Multiculturalism, social diversity and tolerance

Brazil 2019.jpeg

Rio de Janeiro, Brazil (Unsplash, 2018)

This article was exclusively written for the The European Sting by Ms. Bárbara Okabaiasse Luizeti, a third year medical student from Brazil. She is affiliated to the International Federation of Medical Students Associations (IFMSA), cordial partner of The Sting. The opinions expressed in this piece belong strictly to the writer and do not necessarily reflect IFMSA’s view on the topic, nor The European Sting’s one.

Cultural formation from Social Institutions (Family, School, Church) permeates the individual throughout his development process, adds in personal and cultural identity, manifesting from habits, attitudes and policies.

If you feel as part of something, having cultural and religious ideologies similar to those of the people around, you can bring comfort, but at the same time passivity in the face of attitudes that hurt human rights. In addition, the contact between civilizations with distinct cultural identities often brings with them incomprehension, prejudice and ethnocentrism.

The individual often grew up in a social enviroment that strongly advocated the protection and perpetuation of his culture and religion. This aspect, when added to an egocentric personal identity, can result in various types of aggression when faced with people of different cultures. This applies throughout human history.

For example, the Genocide of indigenous peoples in Brazil, whose territory was occupied by the formation of a new nation-state by a colonial power, which considered the natives a “primitive generation”. Cultural shock was evident, cultural understanding no longer.

The term “Discovery of Brazil” refers to the official arrival, on April 22, 1500, of the fleet commanded by Pedro Álvares Cabral to the Brazilian territory. Does something bother you in this widely used term? Because it should.

The word “discovery” ignores the existence of indigenous peoples in that place and refers to those who “discovered” as holders of a superior culture and categorical religion, indifferent to indigenous cultures. Indigenous populations have been seen as a large contingent to be indoctrinated, so today this view is perpetuated in many places in Brazil, and makes these populations vulnerable to acculturation, prejudice and physical/psychological aggression.

On the other hand, a person with an empathic personal identity, facing a distinct culture, can feel curious and respectful. This is the case of the “Maria Luisa Project”, conceived in May 2017, by Professor Márcia Kamei, based on the need to know and help indigenous people from the city of Maringá, in the state of Paraná, Brazil.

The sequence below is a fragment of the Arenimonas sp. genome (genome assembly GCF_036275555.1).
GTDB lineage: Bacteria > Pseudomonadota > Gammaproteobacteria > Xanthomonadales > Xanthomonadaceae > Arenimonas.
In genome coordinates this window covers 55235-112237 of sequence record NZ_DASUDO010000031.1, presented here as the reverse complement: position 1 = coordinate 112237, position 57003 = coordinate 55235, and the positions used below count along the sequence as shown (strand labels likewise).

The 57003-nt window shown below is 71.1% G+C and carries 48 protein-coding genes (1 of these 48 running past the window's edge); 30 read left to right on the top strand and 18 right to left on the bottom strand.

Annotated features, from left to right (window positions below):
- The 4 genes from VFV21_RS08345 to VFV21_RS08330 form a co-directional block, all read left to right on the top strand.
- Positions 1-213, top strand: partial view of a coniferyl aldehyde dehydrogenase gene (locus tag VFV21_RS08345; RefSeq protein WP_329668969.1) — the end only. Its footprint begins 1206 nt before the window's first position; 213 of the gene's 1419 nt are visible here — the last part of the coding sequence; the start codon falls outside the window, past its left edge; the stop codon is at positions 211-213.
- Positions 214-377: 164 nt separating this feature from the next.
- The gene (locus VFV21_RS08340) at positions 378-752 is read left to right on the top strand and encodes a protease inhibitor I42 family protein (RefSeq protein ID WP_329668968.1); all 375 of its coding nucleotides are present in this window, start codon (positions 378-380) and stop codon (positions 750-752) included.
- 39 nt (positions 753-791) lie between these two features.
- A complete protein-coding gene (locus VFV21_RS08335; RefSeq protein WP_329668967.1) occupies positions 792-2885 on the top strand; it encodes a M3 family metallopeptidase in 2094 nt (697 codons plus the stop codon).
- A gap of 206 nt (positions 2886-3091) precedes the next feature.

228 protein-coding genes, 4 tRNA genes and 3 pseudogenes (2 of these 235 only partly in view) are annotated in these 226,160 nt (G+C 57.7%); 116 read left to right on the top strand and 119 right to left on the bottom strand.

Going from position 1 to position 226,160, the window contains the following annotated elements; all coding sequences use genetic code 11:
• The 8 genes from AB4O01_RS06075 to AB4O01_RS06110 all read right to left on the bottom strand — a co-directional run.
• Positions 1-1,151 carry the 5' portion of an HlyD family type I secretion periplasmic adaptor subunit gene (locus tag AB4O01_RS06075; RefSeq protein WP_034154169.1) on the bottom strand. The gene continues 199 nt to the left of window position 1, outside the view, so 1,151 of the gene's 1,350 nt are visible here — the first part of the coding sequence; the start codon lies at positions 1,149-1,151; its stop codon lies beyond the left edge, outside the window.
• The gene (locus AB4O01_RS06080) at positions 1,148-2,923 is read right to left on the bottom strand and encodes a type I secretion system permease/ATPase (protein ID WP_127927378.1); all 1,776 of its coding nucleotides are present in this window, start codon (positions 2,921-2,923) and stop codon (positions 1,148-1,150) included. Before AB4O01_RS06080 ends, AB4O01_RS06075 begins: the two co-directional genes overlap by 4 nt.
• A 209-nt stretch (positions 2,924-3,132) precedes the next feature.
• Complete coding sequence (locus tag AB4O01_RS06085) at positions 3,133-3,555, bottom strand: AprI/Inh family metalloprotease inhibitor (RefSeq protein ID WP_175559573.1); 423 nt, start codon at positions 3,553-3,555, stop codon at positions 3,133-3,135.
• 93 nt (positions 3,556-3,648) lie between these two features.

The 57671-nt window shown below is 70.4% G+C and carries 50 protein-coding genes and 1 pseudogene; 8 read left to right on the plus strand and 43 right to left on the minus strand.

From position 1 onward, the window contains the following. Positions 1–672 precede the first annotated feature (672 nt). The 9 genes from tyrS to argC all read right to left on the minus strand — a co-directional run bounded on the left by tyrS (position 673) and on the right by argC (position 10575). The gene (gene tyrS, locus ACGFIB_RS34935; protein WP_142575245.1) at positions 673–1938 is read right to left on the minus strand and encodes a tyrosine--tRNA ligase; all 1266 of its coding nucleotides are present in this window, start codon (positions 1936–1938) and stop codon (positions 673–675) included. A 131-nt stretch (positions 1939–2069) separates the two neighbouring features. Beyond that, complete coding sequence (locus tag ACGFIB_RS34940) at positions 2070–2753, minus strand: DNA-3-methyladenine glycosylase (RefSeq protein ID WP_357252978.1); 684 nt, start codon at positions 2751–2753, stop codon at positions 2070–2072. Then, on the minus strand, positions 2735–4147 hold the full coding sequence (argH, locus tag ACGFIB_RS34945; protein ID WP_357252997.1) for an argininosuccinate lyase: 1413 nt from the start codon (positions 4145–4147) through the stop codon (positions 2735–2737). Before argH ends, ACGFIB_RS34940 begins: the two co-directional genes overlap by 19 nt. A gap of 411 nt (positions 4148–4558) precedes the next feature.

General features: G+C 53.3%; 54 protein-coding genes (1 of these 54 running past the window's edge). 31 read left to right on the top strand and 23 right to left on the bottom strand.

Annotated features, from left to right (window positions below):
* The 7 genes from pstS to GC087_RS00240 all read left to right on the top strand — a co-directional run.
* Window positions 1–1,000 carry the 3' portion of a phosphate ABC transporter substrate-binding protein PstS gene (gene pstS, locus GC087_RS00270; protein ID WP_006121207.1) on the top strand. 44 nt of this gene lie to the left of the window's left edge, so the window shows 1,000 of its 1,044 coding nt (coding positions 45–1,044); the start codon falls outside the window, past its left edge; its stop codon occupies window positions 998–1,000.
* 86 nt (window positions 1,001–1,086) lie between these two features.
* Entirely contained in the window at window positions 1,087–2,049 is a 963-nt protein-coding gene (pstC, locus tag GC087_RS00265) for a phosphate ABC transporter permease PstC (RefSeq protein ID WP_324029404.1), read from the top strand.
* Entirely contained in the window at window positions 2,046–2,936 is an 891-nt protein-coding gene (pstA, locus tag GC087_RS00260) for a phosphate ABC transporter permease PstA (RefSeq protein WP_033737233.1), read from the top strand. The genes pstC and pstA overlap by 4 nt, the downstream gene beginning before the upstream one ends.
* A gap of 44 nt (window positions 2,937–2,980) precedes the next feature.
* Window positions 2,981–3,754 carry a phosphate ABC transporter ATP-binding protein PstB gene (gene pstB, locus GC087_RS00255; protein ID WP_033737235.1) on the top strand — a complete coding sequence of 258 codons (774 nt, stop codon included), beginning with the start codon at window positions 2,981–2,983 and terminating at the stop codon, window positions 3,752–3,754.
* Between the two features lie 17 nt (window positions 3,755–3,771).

In it, we health volunteers and academics experience incredible involvement with indigenous tribes every weekend, when we can learn a little about their local customs and also pass on health information, it is an impressive exchange of cultures. We also distribute food, furniture, clothing and basic hygiene products collected at university events and donations.

Many tribes are displaced because of growth of cities in territories that were once their home, where they grew their own food and bought their medicines. Now they depend on the sale of ornaments and handicrafts in the city to survive.

We should have this empathy and respect, which may be characteristic of an inherent personality or apprehended in their social environment. This learning requires the effort of society as a whole, the dissemination of projects and the elaboration of local, regional, national and global actions/policies that stimulate the search for an understanding of multiculturalism.

The aim should be the understanding of cultural differences, and respect for the plurality of ethnicities.

About the author

Bárbara Okabaiasse Luizeti is 19 years old and a third year medical student. She is working as Vice President of the Miguel Nicolelis Academic Center, LPR-D (Local Officer on Publications and Research Director) at IFMSA Brazil UniCesumar and Vice President of the Academic League of Ophthalmology and Otolaryngology of Maringá (LAOOM). She has always been dedicated to helping vulnerable populations from extracurricular projects, and disseminating health information to lay people and academics.














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